San Diego Union, October 19, 1980
Peggy Lee at 60: Old Flame Still Shines Brightly
Hollywood – There is Sinatra, of course, but how many other pop vocalists of 40 years ago can still fill a music hall?
One of them, and maybe the only other one, is Peggy Lee, one of the superstar big band singers of the 1940s. She is still going strong.
Peggy sang with Benny Goodman at the height of his popularity. And, oh, could she sing – "My Old Flame," "I Got It Bad and That Ain’t Good," "Somebody Else Is Taking My Place," "Blues in the Night" and "Why Don’t You Do Right?"
Her own compositions became hit standards too: "Mañana," "It’s a Good Day" and "Johnny Guitar."
She was part and parcel of a brief golden era in the history of pop music which produced a bouquet of brilliant female vocalists, among them Doris Day, Jo Stafford, Helen Forrest, Sarah Vaughan and Bea Wain.
There were others: Martha Tilton, Kay Starr, Helen O’Connell, Marion Hutton, Rosemary Clooney, Ella Fitzgerald, June Christy, Connie Haines, Mildred Bailey and the list goes on.
They sat up front on the bandstands bobbing their heads to the beat of Benny Goodman, the Dorsey Brothers, Duke Ellington, Glenn Miller, Artie Shaw, Charlie Barnet and the rest of the swing musicians.
Peggy was perhaps the most famous of them all, torchy, sexy and with a superlative voice.
Aside from Doris Day, who went on to become a movie star, Peggy has managed to continue her vocal career with more success than the others.
She was desperately ill last year, hospitalized for 10 days and then in bed for several months in her Bel Air mansion. Earlier this year, she went to Australia to "try my sea legs." She played to capacity houses in 10 concerts.
Peggy, 60, recently completed 27 appearances in Chicago and Toronto – her first performances in the United States in three years – and will head for London and a command performance at the Palladium next month.
Her repertoire includes many favorites along with contemporary songs. But it’s the oldies like "Witchcraft" that bring audiences to their feet with nostalgia on their faces.
"Whenever I hear a good new song, I grab it," Peggy said. "But I also give new treatments to the old standards – ‘The Way You Look Tonight’ and ‘Love for Sale’ – and audiences roar their approval.
"I treat the standards as ‘now’ songs when I perform. I eliminate the area of pure nostalgia except for two or three arrangements which are exactly as I did them 30 years or more ago – ‘Fever’ and ‘Is That All There Is?’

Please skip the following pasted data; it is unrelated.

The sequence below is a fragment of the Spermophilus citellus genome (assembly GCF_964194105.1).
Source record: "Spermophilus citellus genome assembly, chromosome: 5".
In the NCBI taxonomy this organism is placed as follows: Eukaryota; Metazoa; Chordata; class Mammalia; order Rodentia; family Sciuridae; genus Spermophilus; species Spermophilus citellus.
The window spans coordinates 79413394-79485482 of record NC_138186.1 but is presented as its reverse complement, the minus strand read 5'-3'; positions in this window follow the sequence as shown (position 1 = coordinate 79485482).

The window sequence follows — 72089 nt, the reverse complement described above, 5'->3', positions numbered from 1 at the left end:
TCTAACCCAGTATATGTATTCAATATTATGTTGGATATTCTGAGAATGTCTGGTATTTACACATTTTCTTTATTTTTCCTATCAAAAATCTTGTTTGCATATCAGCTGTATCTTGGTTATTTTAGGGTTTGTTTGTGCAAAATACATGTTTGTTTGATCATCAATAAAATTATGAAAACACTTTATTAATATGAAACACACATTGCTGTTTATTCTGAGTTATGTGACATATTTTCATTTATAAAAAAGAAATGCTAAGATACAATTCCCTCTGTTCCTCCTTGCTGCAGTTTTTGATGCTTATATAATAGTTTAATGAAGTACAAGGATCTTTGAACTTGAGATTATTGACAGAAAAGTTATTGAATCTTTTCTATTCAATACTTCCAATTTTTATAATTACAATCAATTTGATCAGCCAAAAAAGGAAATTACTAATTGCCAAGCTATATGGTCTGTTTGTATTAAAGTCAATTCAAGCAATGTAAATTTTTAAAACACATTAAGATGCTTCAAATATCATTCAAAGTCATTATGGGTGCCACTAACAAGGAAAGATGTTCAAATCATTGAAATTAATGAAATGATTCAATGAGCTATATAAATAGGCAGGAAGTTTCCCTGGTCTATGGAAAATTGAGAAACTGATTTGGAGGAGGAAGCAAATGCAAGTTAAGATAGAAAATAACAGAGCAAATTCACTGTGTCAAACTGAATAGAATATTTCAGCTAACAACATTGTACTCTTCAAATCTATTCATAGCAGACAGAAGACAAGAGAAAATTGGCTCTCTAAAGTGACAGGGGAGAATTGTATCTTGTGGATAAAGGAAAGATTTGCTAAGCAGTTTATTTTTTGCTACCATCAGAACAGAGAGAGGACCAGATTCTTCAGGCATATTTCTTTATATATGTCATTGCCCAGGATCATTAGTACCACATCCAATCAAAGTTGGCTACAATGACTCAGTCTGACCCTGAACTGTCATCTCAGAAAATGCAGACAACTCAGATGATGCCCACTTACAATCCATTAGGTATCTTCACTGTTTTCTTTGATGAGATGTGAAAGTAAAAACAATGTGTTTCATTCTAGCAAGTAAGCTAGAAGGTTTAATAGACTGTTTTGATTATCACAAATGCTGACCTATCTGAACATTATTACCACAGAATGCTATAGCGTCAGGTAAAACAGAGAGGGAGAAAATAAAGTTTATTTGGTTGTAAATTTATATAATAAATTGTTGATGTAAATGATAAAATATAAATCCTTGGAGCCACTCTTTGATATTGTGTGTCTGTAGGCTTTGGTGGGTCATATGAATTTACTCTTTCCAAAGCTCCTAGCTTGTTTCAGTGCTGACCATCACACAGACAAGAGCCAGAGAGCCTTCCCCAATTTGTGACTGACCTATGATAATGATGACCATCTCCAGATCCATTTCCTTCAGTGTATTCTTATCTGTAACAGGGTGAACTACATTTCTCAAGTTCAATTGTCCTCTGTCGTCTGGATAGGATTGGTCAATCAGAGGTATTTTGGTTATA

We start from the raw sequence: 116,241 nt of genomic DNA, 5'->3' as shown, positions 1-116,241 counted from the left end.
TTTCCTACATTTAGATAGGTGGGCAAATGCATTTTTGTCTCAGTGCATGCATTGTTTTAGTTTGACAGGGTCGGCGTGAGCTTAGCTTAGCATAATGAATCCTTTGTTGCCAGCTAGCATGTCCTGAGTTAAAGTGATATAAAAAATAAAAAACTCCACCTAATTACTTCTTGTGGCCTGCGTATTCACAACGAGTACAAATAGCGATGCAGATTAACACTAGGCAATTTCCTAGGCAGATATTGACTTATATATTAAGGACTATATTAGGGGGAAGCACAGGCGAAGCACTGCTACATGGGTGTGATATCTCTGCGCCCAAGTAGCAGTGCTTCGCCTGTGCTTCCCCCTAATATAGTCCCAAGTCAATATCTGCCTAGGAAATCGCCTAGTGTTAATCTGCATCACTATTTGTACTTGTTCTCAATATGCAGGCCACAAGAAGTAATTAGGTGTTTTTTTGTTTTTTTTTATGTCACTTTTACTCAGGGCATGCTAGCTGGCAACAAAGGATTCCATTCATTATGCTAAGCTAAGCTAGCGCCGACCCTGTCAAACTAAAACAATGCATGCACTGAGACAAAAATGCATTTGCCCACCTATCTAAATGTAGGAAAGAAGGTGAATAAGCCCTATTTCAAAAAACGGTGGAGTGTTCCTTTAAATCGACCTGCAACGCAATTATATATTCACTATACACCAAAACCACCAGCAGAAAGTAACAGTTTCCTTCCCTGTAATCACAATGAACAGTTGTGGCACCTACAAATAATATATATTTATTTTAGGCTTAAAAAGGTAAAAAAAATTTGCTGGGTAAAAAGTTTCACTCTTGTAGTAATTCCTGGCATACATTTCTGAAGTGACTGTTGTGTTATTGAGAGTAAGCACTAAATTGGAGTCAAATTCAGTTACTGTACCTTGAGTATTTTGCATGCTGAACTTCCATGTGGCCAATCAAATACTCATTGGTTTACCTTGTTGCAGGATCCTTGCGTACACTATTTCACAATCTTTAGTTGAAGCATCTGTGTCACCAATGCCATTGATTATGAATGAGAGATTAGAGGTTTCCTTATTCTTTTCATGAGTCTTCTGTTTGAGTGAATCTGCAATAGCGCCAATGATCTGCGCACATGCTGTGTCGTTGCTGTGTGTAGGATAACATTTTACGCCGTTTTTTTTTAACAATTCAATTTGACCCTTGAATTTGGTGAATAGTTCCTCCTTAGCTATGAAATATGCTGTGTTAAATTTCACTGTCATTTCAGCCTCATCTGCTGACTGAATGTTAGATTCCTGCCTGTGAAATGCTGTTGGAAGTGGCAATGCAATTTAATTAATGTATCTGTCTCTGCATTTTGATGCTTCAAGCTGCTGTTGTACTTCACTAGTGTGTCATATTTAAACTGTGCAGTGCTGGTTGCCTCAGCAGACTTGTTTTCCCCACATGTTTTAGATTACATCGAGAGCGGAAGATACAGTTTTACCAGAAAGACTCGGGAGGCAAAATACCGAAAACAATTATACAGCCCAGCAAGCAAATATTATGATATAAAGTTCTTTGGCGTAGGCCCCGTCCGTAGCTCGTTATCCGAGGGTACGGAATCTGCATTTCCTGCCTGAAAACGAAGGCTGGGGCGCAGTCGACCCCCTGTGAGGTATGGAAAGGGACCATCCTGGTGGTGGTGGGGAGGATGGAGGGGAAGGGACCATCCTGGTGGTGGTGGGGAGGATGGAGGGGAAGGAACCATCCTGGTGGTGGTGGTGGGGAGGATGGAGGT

"There are still an awful lot of people out there who love to hear romantic ballads. I get a big kick out of watching couples hold hands or cry when I’m singing a love song. It’s very touching.
"They come backstage wide-eyed and with mascara running down their faces. They can’t thank me enough for singing the oldies – even young people and kids born long after the tunes were in the top 10.
"I don’t know why, but composers aren’t writing good material for female vocalists like they did back in the ‘30s and ‘40s. For that reason I suppose there just aren’t as many really good women singers around these days."
Peggy said that aside from Anne Murray, Bette Midler, Melissa Manchester, Barbra Streisand and Linda Ronstadt, there are few successful women in the pop music field today.
Of contemporary songwriters, she likes Paul Williams, Barry Manilow, Melissa Manchester and Carol Bayer Sager. She suggested that most of the big hits are beign written for groups, adding that she does not lament the demise of disco.
Peggy is forced to pass up many new songs because of sexually explicit lyrics or veiled reference to drugs.
"I’m still writing songs," Peggy said. "Right now I’m involved in writing a Broadway musical based on highlights of my own life. I’m writing the lyrics and Paul Horner is writing the music. I hope to star in it myself.
"I’m very careful with lyrics. There are a lot of romantic words and phrases that have gone out of style. You don’t use ‘darling’ or ‘honey’ in contemporary music because they have a dated quality.
"I guess I’m still going strong because I’ve kept up with the times and styles in music. And I plan to keep it up as long as people want to hear me."
by Vernon Scott (United Press International)